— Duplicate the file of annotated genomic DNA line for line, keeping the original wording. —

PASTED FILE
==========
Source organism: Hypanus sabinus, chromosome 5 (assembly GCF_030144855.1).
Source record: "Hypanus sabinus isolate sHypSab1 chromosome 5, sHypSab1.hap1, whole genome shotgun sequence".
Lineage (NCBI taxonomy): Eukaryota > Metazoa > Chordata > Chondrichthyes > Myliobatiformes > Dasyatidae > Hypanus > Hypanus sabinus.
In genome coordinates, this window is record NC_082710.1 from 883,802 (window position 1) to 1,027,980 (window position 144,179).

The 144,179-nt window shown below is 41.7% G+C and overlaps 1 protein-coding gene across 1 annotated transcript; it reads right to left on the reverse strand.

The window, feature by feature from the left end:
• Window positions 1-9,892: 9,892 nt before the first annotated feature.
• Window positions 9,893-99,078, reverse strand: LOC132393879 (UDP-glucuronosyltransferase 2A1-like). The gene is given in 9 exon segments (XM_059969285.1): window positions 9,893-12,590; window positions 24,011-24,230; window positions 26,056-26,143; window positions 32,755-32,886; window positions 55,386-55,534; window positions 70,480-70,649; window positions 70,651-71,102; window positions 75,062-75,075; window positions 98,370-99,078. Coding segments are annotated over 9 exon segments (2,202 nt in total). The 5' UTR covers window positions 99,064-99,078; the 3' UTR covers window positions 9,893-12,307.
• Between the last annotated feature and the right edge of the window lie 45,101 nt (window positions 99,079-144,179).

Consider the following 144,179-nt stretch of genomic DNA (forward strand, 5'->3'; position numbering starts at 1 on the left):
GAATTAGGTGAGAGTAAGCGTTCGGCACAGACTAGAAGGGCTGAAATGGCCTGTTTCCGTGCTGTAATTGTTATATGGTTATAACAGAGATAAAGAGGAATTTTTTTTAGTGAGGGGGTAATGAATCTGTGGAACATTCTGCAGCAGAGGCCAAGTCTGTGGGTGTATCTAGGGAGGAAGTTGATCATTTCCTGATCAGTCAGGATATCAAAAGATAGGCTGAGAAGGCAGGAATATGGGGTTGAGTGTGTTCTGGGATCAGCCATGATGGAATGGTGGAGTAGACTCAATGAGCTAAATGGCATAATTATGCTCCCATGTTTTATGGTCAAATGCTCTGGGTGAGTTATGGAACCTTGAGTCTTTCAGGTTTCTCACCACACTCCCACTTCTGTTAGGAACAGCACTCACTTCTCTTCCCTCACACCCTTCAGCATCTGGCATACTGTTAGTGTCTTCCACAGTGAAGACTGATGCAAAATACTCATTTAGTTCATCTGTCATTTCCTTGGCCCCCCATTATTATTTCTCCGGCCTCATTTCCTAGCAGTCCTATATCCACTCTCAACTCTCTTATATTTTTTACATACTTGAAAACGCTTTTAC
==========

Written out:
Source organism: Hypanus sabinus, chromosome 5 (assembly GCF_030144855.1).
Source record: "Hypanus sabinus isolate sHypSab1 chromosome 5, sHypSab1.hap1, whole genome shotgun sequence".
Lineage (NCBI taxonomy): Eukaryota > Metazoa > Chordata > Chondrichthyes > Myliobatiformes > Dasyatidae > Hypanus > Hypanus sabinus.
In genome coordinates, this window is record NC_082710.1 from 883,802 (window position 1) to 1,027,980 (window position 144,179).

The 144,179-nt window shown below is 41.7% G+C and overlaps 1 protein-coding gene across 1 annotated transcript; it reads right to left on the reverse strand.

The window, feature by feature from the left end:
• Window positions 1-9,892: 9,892 nt before the first annotated feature.
• Window positions 9,893-99,078, reverse strand: LOC132393879 (UDP-glucuronosyltransferase 2A1-like). The gene is given in 9 exon segments (XM_059969285.1): window positions 9,893-12,590; window positions 24,011-24,230; window positions 26,056-26,143; window positions 32,755-32,886; window positions 55,386-55,534; window positions 70,480-70,649; window positions 70,651-71,102; window positions 75,062-75,075; window positions 98,370-99,078. Coding segments are annotated over 9 exon segments (2,202 nt in total). The 5' UTR covers window positions 99,064-99,078; the 3' UTR covers window positions 9,893-12,307.
• Between the last annotated feature and the right edge of the window lie 45,101 nt (window positions 99,079-144,179).

Consider the following 144,179-nt stretch of genomic DNA (forward strand, 5'->3'; position numbering starts at 1 on the left):
GAATTAGGTGAGAGTAAGCGTTCGGCACAGACTAGAAGGGCTGAAATGGCCTGTTTCCGTGCTGTAATTGTTATATGGTTATAACAGAGATAAAGAGGAATTTTTTTTAGTGAGGGGGTAATGAATCTGTGGAACATTCTGCAGCAGAGGCCAAGTCTGTGGGTGTATCTAGGGAGGAAGTTGATCATTTCCTGATCAGTCAGGATATCAAAAGATAGGCTGAGAAGGCAGGAATATGGGGTTGAGTGTGTTCTGGGATCAGCCATGATGGAATGGTGGAGTAGACTCAATGAGCTAAATGGCATAATTATGCTCCCATGTTTTATGGTCAAATGCTCTGGGTGAGTTATGGAACCTTGAGTCTTTCAGGTTTCTCACCACACTCCCACTTCTGTTAGGAACAGCACTCACTTCTCTTCCCTCACACCCTTCAGCATCTGGCATACTGTTAGTGTCTTCCACAGTGAAGACTGATGCAAAATACTCATTTAGTTCATCTGTCATTTCCTTGGCCCCCCATTATTATTTCTCCGGCCTCATTTCCTAGCAGTCCTATATCCACTCTCAACTCTCTTATATTTTTTACATACTTGAAAACGCTTTTAC